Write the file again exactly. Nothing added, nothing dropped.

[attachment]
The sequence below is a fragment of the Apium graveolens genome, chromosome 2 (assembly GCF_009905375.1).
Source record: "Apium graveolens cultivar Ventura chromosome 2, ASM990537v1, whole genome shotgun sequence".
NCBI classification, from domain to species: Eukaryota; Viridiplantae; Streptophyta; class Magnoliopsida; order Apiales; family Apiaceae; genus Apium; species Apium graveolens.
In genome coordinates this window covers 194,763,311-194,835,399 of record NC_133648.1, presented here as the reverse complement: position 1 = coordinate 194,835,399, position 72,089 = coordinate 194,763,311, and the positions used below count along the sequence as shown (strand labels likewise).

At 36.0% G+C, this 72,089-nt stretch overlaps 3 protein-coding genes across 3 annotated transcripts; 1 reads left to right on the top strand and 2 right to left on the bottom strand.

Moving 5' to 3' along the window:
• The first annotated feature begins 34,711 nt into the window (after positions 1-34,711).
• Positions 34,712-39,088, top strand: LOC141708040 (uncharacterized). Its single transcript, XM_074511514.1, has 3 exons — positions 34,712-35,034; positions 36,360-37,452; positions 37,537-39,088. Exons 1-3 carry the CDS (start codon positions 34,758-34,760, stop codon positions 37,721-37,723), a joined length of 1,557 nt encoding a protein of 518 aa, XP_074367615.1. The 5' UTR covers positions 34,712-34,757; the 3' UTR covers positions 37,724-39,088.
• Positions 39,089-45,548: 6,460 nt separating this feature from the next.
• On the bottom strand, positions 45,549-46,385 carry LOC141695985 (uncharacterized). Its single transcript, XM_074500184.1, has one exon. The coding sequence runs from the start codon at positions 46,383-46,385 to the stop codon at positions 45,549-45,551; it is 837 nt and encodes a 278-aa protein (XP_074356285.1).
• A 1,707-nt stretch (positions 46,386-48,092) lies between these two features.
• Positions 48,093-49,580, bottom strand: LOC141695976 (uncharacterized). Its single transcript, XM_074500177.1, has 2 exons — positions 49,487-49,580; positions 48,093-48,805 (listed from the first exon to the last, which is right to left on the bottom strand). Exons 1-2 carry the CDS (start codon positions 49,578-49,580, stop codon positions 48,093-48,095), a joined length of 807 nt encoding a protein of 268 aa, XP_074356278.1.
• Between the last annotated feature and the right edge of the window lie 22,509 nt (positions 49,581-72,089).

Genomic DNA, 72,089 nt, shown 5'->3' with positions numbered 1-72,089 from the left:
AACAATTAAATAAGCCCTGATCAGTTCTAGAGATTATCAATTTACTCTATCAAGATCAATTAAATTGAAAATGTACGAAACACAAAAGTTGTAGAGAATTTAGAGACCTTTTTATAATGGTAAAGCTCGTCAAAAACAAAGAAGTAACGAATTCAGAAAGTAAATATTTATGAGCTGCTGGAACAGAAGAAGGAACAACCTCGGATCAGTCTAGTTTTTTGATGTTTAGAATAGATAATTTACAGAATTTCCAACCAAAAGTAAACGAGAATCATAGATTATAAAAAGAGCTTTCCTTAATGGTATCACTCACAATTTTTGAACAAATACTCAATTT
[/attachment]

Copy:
The sequence below is a fragment of the Apium graveolens genome, chromosome 2 (assembly GCF_009905375.1).
Source record: "Apium graveolens cultivar Ventura chromosome 2, ASM990537v1, whole genome shotgun sequence".
NCBI classification, from domain to species: Eukaryota; Viridiplantae; Streptophyta; class Magnoliopsida; order Apiales; family Apiaceae; genus Apium; species Apium graveolens.
In genome coordinates this window covers 194,763,311-194,835,399 of record NC_133648.1, presented here as the reverse complement: position 1 = coordinate 194,835,399, position 72,089 = coordinate 194,763,311, and the positions used below count along the sequence as shown (strand labels likewise).

At 36.0% G+C, this 72,089-nt stretch overlaps 3 protein-coding genes across 3 annotated transcripts; 1 reads left to right on the top strand and 2 right to left on the bottom strand.

Moving 5' to 3' along the window:
• The first annotated feature begins 34,711 nt into the window (after positions 1-34,711).
• Positions 34,712-39,088, top strand: LOC141708040 (uncharacterized). Its single transcript, XM_074511514.1, has 3 exons — positions 34,712-35,034; positions 36,360-37,452; positions 37,537-39,088. Exons 1-3 carry the CDS (start codon positions 34,758-34,760, stop codon positions 37,721-37,723), a joined length of 1,557 nt encoding a protein of 518 aa, XP_074367615.1. The 5' UTR covers positions 34,712-34,757; the 3' UTR covers positions 37,724-39,088.
• Positions 39,089-45,548: 6,460 nt separating this feature from the next.
• On the bottom strand, positions 45,549-46,385 carry LOC141695985 (uncharacterized). Its single transcript, XM_074500184.1, has one exon. The coding sequence runs from the start codon at positions 46,383-46,385 to the stop codon at positions 45,549-45,551; it is 837 nt and encodes a 278-aa protein (XP_074356285.1).
• A 1,707-nt stretch (positions 46,386-48,092) lies between these two features.
• Positions 48,093-49,580, bottom strand: LOC141695976 (uncharacterized). Its single transcript, XM_074500177.1, has 2 exons — positions 49,487-49,580; positions 48,093-48,805 (listed from the first exon to the last, which is right to left on the bottom strand). Exons 1-2 carry the CDS (start codon positions 49,578-49,580, stop codon positions 48,093-48,095), a joined length of 807 nt encoding a protein of 268 aa, XP_074356278.1.
• Between the last annotated feature and the right edge of the window lie 22,509 nt (positions 49,581-72,089).

Genomic DNA, 72,089 nt, shown 5'->3' with positions numbered 1-72,089 from the left:
AACAATTAAATAAGCCCTGATCAGTTCTAGAGATTATCAATTTACTCTATCAAGATCAATTAAATTGAAAATGTACGAAACACAAAAGTTGTAGAGAATTTAGAGACCTTTTTATAATGGTAAAGCTCGTCAAAAACAAAGAAGTAACGAATTCAGAAAGTAAATATTTATGAGCTGCTGGAACAGAAGAAGGAACAACCTCGGATCAGTCTAGTTTTTTGATGTTTAGAATAGATAATTTACAGAATTTCCAACCAAAAGTAAACGAGAATCATAGATTATAAAAAGAGCTTTCCTTAATGGTATCACTCACAATTTTTGAACAAATACTCAATTT